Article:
These standards are updated from time to time, so be sure to check back periodically with the DOL website for any changes made to the FLSA.

What are the repercussions of misclassifying non-exempt employees?

Employee misclassification is no small matter. Even honest mistakes can lead to financial hardships and reduced morale for your employees. Here’s what you can expect if you’re forced to reclassify an employee.

  • Fines and penalties from regulators
  • Back pay for unpaid overtime or minimum wage violations
  • Employee dissatisfaction

All of this can add up to thousands of dollars for your company and be a major headache for HR as you scramble to deal with the fallout.

How to ensure you’re classifying employees correctly

To avoid the costs associated with misclassification, get all of your employee classifications accurate from the start. Here are some tips you can follow to get it right every time.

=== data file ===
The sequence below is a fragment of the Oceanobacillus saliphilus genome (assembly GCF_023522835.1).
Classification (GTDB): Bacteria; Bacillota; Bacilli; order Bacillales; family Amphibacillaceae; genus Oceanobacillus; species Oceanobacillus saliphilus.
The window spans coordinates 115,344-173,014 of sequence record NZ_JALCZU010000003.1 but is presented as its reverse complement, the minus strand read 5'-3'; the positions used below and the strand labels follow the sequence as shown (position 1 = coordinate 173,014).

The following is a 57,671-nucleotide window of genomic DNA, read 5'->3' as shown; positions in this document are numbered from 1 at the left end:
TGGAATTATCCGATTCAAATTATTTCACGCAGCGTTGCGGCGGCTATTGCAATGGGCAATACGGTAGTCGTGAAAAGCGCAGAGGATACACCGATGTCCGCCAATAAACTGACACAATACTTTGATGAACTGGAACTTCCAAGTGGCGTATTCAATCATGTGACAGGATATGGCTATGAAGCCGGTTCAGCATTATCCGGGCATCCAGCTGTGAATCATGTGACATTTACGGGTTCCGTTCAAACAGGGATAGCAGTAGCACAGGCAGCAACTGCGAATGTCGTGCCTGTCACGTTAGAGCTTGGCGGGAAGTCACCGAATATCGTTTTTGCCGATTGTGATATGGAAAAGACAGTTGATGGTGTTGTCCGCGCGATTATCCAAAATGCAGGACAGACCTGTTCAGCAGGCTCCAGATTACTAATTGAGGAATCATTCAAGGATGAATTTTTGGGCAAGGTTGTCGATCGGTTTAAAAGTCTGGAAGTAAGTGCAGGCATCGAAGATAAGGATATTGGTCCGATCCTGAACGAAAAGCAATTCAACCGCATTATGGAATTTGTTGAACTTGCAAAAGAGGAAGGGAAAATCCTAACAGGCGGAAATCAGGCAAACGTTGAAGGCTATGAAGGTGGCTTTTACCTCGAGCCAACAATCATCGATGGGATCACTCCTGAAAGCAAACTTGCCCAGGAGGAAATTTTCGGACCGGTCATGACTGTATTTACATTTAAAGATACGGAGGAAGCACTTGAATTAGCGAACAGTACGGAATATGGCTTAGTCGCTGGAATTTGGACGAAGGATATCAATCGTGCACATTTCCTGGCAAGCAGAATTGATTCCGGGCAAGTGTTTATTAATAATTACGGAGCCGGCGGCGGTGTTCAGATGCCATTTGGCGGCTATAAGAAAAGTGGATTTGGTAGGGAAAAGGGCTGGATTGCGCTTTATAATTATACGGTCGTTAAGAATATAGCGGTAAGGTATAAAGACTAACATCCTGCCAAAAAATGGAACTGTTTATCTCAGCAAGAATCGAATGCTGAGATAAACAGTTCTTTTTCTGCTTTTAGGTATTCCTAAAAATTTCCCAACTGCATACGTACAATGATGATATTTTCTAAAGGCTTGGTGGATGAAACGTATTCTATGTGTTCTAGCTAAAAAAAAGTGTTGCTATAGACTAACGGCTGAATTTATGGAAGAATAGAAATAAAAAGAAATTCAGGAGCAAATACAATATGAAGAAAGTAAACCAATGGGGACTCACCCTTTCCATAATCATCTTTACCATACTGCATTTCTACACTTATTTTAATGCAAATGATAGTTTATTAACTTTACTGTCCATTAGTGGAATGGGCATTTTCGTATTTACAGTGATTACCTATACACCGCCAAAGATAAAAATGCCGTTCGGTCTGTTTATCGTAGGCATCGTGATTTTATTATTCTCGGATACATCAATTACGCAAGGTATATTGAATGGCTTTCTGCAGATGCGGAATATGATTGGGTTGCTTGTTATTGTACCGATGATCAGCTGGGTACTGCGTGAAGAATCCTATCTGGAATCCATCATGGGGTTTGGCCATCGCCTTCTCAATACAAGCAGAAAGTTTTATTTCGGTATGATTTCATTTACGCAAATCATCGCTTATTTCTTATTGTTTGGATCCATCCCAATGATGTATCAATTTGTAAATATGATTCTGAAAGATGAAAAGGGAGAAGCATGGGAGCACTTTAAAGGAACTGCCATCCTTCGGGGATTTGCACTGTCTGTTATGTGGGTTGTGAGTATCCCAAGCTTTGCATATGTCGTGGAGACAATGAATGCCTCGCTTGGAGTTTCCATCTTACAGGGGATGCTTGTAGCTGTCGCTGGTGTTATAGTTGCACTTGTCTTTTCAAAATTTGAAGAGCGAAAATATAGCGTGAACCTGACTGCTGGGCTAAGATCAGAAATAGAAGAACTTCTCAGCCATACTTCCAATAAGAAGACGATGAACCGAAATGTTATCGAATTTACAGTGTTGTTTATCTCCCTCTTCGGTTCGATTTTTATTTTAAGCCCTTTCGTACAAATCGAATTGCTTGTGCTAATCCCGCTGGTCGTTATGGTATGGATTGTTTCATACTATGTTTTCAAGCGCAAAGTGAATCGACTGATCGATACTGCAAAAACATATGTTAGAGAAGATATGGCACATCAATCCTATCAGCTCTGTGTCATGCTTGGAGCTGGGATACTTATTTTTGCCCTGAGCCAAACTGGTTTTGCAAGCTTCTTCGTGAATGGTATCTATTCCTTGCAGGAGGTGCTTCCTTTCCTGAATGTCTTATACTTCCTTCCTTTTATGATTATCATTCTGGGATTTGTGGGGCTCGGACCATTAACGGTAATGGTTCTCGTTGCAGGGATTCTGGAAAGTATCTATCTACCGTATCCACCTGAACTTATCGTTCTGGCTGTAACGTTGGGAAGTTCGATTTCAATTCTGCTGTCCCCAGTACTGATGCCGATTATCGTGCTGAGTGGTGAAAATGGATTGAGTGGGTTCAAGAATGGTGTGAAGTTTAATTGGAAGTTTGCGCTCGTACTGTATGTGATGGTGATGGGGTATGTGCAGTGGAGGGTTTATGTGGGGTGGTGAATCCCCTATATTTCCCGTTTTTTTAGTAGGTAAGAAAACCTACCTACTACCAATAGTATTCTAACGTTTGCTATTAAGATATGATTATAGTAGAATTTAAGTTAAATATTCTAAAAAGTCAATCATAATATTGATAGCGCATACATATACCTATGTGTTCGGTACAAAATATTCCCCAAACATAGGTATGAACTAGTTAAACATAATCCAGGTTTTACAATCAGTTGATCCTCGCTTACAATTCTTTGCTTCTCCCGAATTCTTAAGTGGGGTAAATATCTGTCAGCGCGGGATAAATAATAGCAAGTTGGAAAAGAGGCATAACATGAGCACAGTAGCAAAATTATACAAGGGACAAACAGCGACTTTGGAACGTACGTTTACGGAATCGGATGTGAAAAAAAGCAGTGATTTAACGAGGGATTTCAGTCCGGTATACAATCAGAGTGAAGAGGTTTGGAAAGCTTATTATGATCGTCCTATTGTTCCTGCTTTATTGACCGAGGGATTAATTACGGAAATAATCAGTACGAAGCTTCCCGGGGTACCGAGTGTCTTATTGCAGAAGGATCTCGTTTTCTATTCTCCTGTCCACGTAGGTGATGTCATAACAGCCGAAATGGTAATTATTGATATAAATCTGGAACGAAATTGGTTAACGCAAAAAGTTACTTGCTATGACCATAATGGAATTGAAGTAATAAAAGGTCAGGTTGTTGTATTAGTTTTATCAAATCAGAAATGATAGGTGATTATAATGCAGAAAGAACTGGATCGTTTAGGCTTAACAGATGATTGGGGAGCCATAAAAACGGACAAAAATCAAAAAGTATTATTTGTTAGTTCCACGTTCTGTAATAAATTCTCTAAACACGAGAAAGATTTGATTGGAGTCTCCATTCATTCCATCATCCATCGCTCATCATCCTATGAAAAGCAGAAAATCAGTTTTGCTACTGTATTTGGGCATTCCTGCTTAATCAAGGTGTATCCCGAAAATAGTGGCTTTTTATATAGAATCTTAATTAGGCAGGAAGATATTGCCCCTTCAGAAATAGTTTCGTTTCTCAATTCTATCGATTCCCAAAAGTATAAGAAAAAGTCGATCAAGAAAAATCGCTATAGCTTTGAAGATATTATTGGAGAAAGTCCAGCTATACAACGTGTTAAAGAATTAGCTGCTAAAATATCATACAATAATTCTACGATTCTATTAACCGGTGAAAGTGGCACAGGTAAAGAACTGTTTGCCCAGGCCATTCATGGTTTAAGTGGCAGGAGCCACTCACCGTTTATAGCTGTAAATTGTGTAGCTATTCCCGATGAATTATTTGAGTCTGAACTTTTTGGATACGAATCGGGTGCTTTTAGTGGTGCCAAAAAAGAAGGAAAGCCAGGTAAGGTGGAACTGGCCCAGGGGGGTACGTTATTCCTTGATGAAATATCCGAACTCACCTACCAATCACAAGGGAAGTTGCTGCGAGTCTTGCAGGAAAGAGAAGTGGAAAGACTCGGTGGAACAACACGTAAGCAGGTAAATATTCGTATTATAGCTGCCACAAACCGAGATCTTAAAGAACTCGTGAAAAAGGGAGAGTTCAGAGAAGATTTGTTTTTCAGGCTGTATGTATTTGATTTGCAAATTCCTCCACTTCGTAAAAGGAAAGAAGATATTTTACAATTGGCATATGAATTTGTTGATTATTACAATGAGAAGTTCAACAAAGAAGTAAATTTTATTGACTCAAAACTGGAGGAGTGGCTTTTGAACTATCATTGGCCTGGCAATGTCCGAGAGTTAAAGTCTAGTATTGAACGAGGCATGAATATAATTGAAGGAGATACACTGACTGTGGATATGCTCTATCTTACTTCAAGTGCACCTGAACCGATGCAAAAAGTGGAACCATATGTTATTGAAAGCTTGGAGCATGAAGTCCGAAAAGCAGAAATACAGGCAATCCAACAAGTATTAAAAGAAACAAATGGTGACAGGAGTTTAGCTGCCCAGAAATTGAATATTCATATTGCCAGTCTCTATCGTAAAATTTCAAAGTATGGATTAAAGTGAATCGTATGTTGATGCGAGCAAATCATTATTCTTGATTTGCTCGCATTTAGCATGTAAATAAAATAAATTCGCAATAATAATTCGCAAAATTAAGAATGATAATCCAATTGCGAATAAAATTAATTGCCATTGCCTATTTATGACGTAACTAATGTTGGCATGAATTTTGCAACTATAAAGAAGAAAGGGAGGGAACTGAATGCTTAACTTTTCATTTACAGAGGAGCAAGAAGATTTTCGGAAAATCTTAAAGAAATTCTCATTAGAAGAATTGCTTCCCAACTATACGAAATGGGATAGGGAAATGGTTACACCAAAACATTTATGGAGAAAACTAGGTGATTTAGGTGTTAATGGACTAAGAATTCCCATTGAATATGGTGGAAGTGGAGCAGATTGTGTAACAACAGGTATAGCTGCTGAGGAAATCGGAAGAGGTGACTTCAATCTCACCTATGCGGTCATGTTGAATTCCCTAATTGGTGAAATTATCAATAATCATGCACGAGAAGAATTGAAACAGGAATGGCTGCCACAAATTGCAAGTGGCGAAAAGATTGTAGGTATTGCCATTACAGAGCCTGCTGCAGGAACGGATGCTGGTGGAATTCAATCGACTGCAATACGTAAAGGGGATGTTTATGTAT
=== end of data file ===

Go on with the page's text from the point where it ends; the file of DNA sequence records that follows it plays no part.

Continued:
Check industry specifics

Although there is a standard set of rules for classification, there are also exceptions and distinctions for specific industries or jobs. For instance, the DOL explicitly details what youth lifeguards are allowed to do and at what age.

Before you classify an employee, be familiar with relevant exemptions that may affect the employees you hire. You can find all of these exemptions on the DOL website — just look through to see if there are any factsheets that might affect your hires.

Be wary of classifying as an independent contractor

Some businesses try to get around the exempt vs. non-exempt distinction by classifying employees as independent contractors to save money. Like exempt employees, independent contractors do not get protection under the FLSA, so businesses don’t need to pay them overtime or minimum wage. As well, because they aren’t technically employees, businesses don’t need to provide benefits or pay certain employment taxes.